How Many Rubs Does a Buck Make?

September 10, 2012 By: Kip Adams


Not seeing many rubs and scrapes in your area? This may be directly related to an absence of older bucks.

Just how many rubs does a whitetail buck make each year? That depends on the buck’s age, and older bucks make more rubs. According to the University of Georgia’s Dr. Karl V. Miller, one mature buck can make 1,000 to 1,200 rubs per year. Considering most rub activity occurs in a time period of about three months, that is 10 to 15 per day. This means a deer herd with an older age structure and balanced sex ratio can produce over 3,000 rubs per square mile!

Contrast this to a deer herd with a young buck age structure where yearlings make less than half as many rubs, and you may only have 400 to 500 rubs per square mile. By the way, yearlings also only make about 15 percent as many scrapes as older bucks. This equates to less sign for hunters to observe, fewer prime places to hang a trail-camera, and fewer “communication” posts for deer to exchange information.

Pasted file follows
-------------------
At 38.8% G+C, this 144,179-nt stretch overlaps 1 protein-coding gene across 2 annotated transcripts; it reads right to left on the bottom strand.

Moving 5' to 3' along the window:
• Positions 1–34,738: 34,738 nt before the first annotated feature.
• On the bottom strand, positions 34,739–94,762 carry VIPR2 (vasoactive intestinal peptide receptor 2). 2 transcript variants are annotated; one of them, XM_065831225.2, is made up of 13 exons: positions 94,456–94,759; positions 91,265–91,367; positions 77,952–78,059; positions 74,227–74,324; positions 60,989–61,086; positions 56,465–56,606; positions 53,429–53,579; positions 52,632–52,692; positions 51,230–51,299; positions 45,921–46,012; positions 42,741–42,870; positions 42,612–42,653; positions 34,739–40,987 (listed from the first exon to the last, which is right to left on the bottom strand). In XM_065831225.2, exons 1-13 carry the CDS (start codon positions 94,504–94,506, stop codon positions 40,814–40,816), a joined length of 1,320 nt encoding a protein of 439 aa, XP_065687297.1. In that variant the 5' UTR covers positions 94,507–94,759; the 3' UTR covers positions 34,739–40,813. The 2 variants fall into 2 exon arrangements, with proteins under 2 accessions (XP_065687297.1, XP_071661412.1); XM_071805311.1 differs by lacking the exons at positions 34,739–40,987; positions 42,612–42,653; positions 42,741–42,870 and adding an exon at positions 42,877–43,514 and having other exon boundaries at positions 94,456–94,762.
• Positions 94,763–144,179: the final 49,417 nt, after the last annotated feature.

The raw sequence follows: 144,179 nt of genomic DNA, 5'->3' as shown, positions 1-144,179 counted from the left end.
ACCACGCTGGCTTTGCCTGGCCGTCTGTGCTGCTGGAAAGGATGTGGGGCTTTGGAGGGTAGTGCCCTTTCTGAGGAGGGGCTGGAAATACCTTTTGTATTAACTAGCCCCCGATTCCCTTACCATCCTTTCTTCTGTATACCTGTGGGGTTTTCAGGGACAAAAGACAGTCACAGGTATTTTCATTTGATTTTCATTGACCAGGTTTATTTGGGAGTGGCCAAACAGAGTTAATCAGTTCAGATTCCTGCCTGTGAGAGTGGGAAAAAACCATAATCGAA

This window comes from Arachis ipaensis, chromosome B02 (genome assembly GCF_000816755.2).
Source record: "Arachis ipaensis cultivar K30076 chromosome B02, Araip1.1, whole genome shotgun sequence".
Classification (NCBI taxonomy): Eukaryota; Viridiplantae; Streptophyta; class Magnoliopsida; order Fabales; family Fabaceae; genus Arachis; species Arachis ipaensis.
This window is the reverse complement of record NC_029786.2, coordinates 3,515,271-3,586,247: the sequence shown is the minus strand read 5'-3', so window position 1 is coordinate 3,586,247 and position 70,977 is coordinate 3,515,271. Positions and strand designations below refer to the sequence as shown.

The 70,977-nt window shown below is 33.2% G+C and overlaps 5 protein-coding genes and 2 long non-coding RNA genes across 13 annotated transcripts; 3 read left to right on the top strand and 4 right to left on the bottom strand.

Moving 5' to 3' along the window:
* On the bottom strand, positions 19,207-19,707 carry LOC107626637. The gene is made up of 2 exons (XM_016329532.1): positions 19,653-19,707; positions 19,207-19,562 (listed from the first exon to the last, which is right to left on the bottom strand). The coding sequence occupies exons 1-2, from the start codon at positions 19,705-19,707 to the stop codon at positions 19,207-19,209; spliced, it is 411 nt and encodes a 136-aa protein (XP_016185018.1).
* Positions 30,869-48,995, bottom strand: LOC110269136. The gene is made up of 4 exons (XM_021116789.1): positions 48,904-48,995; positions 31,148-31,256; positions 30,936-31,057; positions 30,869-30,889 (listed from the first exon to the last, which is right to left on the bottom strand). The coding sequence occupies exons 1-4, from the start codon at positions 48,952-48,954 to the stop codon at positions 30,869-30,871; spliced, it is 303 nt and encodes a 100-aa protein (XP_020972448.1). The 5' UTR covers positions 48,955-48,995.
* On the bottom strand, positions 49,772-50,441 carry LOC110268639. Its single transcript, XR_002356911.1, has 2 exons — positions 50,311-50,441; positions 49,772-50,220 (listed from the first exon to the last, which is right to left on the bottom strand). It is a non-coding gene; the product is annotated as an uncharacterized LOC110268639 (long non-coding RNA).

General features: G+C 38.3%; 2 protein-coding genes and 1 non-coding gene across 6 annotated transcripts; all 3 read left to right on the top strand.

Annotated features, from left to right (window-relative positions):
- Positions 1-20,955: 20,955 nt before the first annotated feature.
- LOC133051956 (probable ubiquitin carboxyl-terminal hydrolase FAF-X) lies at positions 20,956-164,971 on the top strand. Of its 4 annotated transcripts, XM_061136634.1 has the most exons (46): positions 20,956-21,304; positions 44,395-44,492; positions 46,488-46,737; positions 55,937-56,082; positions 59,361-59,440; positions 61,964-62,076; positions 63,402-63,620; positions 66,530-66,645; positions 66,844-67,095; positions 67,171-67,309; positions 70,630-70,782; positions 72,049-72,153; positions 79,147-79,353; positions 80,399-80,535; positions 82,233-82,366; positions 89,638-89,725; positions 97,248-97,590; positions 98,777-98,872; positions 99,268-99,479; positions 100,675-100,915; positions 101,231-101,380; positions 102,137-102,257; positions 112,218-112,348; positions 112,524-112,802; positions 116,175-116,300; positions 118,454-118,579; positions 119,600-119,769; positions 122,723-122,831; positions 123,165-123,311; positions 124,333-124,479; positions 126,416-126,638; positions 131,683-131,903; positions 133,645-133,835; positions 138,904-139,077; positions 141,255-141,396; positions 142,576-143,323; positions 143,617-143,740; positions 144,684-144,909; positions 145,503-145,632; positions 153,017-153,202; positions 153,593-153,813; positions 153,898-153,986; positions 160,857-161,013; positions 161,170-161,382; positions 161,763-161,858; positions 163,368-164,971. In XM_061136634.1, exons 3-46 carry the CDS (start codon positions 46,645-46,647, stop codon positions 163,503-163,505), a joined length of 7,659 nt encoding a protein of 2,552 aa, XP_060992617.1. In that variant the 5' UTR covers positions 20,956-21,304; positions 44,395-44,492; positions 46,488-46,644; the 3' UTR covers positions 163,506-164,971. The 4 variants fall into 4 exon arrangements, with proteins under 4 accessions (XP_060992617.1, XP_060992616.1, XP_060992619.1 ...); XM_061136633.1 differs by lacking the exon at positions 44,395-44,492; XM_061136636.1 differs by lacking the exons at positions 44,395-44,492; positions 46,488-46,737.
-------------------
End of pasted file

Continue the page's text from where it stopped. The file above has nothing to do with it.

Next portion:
For hunters, this is one of the greatest benefits of Quality Deer Management. As you improve the buck age structure by protecting immature bucks, and as you improve the buck:doe ratio, all breeding behaviors become more obvious and more intense. Rubs and scrapes are more common. Chasing, grunting and fighting are seen more frequently. Hunting techniques like rattling and grunt calls are more successful. In short, we see more of the things that make deer hunting fun!

About Kip Adams:

Kip Adams of Knoxville, Pennsylvania, is a certified wildlife biologist and NDA's Chief Conservation Officer. He has a bachelor's degree in wildlife and fisheries science from Penn State University and a master's in wildlife from the University of New Hampshire. He's also a certified taxidermist. Before joining NDA, Kip was the deer and bear biologist for the New Hampshire Fish & Game Department. Kip and his wife Amy have a daughter, Katie, and a son, Bo.